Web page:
Your Spring Yard and Home Checklist, Part 2
Growing season has begun. Grass has greened, trees are budding and bushes are sprouting new shoots. Earth is reborn all around us, as nature keeps its annual promise of new beginnings.
This spring restart isn’t just about aesthetics, though. There’s work to be done.
Winter is hard on lawns and landscaping in Brookfield, Elm Grove and New Berlin, WI. Part 2 of our Spring Yard and Home Checklist focuses on the annual challenge of getting the yard back in shape, ready to face the warmth of summer and inspection of neighbors.
Rarely does the “to-do” list fail. Prepare the shovels, rakes and work gloves to tackle these tasks:
- Bare spots in lawn: Some grass die-off is inevitable in winter. Does your lawn have bare spots? Time to get moving. The window is narrow to get new grass growing before summer’s heat and drought closes it. This post explains the steps in growing new grass. Pay special attention to the last step: water, water, water.
- Fertilizing: Grass goes dormant in the cold months. Think it doesn’t wake up hungry, like a hibernating bear? An application of fertilizer provides the kick-start to get a lawn growing again.
- Planting beds clean-up: Did you miss cleaning out some leaves and debris from planting beds last fall? Do so now, before the leftovers become havens for mold and disease. Be sure to dispose of any materials cleaned out.
- Weeds: You might not see them yet, but they’re waiting. Head off weeds in your planting beds by applying a pre-emergent prevention product such as Preen. These products won’t kill existing weeds, but go a long way toward stopping new ones. Carefully follow directions about how much to use.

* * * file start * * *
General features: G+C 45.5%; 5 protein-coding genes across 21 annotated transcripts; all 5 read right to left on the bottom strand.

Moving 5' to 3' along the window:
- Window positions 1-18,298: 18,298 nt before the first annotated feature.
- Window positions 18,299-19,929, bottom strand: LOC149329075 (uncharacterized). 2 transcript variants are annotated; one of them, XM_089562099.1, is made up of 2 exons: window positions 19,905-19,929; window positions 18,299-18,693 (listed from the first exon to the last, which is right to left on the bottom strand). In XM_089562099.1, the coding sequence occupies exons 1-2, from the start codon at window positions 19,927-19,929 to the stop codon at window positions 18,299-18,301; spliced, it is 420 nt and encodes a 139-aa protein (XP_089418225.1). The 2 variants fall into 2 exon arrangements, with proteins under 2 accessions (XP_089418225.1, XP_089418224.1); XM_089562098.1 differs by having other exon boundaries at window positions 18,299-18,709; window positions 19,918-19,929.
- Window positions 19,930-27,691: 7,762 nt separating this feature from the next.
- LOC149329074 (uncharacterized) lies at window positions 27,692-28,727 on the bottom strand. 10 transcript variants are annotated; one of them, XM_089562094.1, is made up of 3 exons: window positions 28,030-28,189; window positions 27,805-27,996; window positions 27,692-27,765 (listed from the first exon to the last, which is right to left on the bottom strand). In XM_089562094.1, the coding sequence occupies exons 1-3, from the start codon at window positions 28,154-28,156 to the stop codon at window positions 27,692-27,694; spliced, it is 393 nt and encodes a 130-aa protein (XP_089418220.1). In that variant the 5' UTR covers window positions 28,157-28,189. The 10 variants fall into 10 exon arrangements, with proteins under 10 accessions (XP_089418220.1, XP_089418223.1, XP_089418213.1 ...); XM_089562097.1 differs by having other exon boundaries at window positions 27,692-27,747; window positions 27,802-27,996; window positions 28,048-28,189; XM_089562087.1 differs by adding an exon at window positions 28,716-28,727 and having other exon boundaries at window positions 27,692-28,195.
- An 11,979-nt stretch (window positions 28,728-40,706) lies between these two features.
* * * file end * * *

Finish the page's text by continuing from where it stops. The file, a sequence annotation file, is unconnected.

- Mulch: Adding mulch to planting beds has multiple benefits. The cover retains soil moisture. It hinders weed growth. And, it just looks nice. What kind of mulch should you use? This post examines the value and drawbacks of different types of mulch. One big takeaway: The “free” mulch you get at a municipal recycling center can cost more later.
- Water shutoffs: You’ve probably already opened the shutoff valves to outside water spigots. Find the main inside shutoff valve, and give it a turn to ensure it still closes completely. Should you ever have a frozen pipe or other serious leak, you’ll need this.
Many homeowners don’t mind spring yard work. Being back outdoors amid sun and warmth is rejuvenating. But if you’re short on time – or just feel like golfing instead – GMS can handle all your spring lawn and landscaping needs. Contact us for a free estimate.
Thankfully, spring isn’t just about yard work. Many welcome the opportunity to open windows, pull the bicycles out of storage, or just sit in a lawn chair. Even if it’s an annual cycle, some new beginnings never grow old.
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